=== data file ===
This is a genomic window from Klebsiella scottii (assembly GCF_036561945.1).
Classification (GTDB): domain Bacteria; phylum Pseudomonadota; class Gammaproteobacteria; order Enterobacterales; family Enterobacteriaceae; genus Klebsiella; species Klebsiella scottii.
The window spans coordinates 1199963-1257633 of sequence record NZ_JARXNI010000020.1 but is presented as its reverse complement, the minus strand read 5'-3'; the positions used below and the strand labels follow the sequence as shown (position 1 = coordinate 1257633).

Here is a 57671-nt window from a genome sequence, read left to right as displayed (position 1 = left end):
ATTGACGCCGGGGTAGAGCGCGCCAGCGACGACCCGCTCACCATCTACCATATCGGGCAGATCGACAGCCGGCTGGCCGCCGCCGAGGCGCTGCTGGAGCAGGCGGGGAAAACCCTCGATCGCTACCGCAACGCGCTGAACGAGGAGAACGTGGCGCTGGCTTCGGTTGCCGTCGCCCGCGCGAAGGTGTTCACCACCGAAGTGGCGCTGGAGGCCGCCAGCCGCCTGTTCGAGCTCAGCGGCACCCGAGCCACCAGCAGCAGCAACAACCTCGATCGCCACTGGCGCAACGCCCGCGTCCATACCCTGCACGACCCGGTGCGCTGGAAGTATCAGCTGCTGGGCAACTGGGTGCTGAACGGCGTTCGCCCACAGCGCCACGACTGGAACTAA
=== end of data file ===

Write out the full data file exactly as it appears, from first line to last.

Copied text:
This is a genomic window from Klebsiella scottii (assembly GCF_036561945.1).
Classification (GTDB): domain Bacteria; phylum Pseudomonadota; class Gammaproteobacteria; order Enterobacterales; family Enterobacteriaceae; genus Klebsiella; species Klebsiella scottii.
The window spans coordinates 1199963-1257633 of sequence record NZ_JARXNI010000020.1 but is presented as its reverse complement, the minus strand read 5'-3'; the positions used below and the strand labels follow the sequence as shown (position 1 = coordinate 1257633).

Here is a 57671-nt window from a genome sequence, read left to right as displayed (position 1 = left end):
ATTGACGCCGGGGTAGAGCGCGCCAGCGACGACCCGCTCACCATCTACCATATCGGGCAGATCGACAGCCGGCTGGCCGCCGCCGAGGCGCTGCTGGAGCAGGCGGGGAAAACCCTCGATCGCTACCGCAACGCGCTGAACGAGGAGAACGTGGCGCTGGCTTCGGTTGCCGTCGCCCGCGCGAAGGTGTTCACCACCGAAGTGGCGCTGGAGGCCGCCAGCCGCCTGTTCGAGCTCAGCGGCACCCGAGCCACCAGCAGCAGCAACAACCTCGATCGCCACTGGCGCAACGCCCGCGTCCATACCCTGCACGACCCGGTGCGCTGGAAGTATCAGCTGCTGGGCAACTGGGTGCTGAACGGCGTTCGCCCACAGCGCCACGACTGGAACTAA